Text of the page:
Monthly Archives: February 2012

My Deli Job, Myself.

Jana: I went to the Shaw’s deli counter after work today, which I don’t usually do anymore, but I needed some turkey for reasons that are annoying to explain and have to do with my being lazy about making lunch. I stood in line behind a woman who asked the fresh-faced deli guy if he could tell her which was more moist, the chicken or the turkey. “If you know that kind of thing, of course,” she said. He responded, “Oh, I know. I got all kinds of deli knowledge.”

I believe that he does, because I once did, too. I stood and watched the other deli kid take his hat off and grab his jacket to start his break, while the third deli girl slowwwwly put on her stupid plastic gloves. Meanwhile, a line was forming behind me and people were obviously pissed about the wait, and the first kid was still discussing moisture-levels of turkey vs. chicken. Immediately, I felt 19 again.

Because, YOU SEE CHILDREN, I once worked behind a deli counter. And when I say once, I mean twice, including one christmas vacation. It was the summer of 2005, and I came to the deli counter at Johnny’s Foodmaster, the sketchier of the two grocery stores in my hometown, purely out of desperation for a job. I applied to work as a cashier, but only a deli job was available – would I be interested in that? Sure, I told Dave, the Deli Manager, when he interviewed me in a small, claustrophobic back room of the supermarket. “Are you afraid of fish? Because you have to deal with fish sometimes.” Naw. “Then you start Monday.”

So, after a long, safety video-filled orientation at the HEAD Johnny’s Foodmaster branch, located in an arguably even sketchier location in Somerville, I was off. I was given a “FOODMASTER” hat (which I still own, and which has been utilized at MANY parties) and a long white coat, and immediately got to work memorizing the numbers that corresponded with the meats. I also learned quickly how to estimate when I’d cut a pound or a half pound (100 slices of Land-O-Lakes = a pound, generally), and became really adept at dashing up and down the back stairs to replenish the supply of low-salt turkey, or whatever it was that was needed at that particular busy moment.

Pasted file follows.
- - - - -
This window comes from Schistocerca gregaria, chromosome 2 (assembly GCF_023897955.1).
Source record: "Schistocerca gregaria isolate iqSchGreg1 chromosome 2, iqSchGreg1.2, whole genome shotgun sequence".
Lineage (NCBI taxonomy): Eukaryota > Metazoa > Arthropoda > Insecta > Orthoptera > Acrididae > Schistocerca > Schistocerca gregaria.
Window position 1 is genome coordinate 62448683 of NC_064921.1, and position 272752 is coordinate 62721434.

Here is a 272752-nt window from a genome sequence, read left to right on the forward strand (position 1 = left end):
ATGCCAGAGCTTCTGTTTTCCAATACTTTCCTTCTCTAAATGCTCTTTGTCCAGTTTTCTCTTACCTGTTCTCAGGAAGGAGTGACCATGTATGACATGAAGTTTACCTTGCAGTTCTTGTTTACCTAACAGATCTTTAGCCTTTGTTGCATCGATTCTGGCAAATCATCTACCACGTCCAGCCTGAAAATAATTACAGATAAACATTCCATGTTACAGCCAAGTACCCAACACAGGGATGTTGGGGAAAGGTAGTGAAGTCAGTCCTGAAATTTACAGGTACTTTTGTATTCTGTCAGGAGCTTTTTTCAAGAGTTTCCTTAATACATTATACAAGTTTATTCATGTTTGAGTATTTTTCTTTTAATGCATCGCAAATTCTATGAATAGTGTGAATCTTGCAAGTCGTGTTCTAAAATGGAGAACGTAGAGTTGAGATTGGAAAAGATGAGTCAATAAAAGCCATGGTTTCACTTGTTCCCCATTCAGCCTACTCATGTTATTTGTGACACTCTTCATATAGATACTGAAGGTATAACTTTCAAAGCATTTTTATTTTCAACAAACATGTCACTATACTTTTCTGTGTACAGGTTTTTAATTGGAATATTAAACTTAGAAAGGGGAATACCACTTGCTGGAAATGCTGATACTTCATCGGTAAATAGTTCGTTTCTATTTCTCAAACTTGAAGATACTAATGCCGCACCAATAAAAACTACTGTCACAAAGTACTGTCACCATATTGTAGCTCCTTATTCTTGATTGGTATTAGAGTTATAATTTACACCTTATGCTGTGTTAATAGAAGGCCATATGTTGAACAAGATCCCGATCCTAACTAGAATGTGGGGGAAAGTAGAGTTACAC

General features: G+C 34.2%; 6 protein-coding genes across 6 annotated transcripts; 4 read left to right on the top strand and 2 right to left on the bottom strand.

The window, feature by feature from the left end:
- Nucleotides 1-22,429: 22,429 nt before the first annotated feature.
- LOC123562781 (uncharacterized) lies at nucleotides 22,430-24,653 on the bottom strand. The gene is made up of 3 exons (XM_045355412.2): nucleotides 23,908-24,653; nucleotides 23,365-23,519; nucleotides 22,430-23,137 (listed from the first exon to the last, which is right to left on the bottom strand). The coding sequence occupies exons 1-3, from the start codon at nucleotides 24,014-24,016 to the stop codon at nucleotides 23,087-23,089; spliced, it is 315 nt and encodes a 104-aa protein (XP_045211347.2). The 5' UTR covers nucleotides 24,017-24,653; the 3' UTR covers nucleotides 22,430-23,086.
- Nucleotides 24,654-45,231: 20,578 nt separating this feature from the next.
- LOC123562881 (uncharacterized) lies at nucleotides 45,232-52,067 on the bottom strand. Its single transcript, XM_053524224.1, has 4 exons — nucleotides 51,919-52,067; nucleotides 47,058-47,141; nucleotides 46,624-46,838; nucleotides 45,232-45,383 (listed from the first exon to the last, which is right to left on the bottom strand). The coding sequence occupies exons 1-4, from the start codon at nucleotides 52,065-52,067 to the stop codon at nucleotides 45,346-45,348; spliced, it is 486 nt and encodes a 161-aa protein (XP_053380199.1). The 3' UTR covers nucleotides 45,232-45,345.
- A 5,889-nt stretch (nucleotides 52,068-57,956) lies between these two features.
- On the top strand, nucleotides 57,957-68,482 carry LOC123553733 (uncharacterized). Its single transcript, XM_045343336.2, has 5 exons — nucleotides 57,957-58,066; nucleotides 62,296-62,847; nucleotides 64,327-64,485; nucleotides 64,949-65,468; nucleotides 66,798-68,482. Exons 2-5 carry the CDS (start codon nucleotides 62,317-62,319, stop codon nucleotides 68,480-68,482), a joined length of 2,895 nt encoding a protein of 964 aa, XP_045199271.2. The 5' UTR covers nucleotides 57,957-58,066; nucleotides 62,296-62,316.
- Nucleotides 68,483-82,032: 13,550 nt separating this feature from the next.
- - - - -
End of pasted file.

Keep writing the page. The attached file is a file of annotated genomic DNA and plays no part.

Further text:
A quick picture of me in mah Foodmaster hat, partying. As you can see by my facial expression, I thought this was very cool (but I remember that party specifically, and I know that I did NOT look cool).

My co-workers were HILARIOUS. First was a small asian woman, a long long time deli employee and a huge favorite among the regulars. One time during a long boring shift, it came up that I’d never had lobster before, so she cooked me one in the room downstairs. We ate it behind the counter (illegal/health violation, I’m sure). Another time, we were rolling salami for a deli platter, and she goes “Look! Like we rolling joints!”. She danced around a lot – a tiny, tiny woman she was. It was amazing.

My other co-workers included a tall black man who was the first person to tell me to start saving my money. When he heard I was an English major, he told me every day to switch to nursing. Wisely, I stood my ground, knowing that literature would pay off in the end (HELP ME I’M BROKE I’LL GIVE YOU MY KIDNEY FOR YOUR NURSING DEGREE). But, it was because of him that I started putting money into savings and could then afford to drink comfortably for the entirety of my sophomore year of college.

The other co-workers were more white, my age, and male. They were sometimes creepy but mostly just a good time. One of them often smoked pot in the walk-in freezer and then worked the rest of his shift with SUPER red eyes. And, one of them was mentally handicapped, which I don’t mean to make fun of except I will say it was real annoying sometimes and listen, it just wasn’t necessary to ask every customer how thin they wanted the slices when we had a huge line snaking around the neighboring bakery section and the creepy cashier guy was coming by to go, “Pretty busy over here, huh Jayna?”

The weird thing is that I was really, really good at this job. I got more hours than any of em. Dave, my manager, LOVED me (although he did called me Jenna, which I encouraged via my usual silence). But he sort of made me his apprentice, and even taught me how to filet a salmon. I really liked this because when people came in and saw me do it they were always really surprised that such a tiny child girl could filet a salmon, and I was like, yes that’s right bitches I WILL CUT YOUR FISH, bring it. It was great.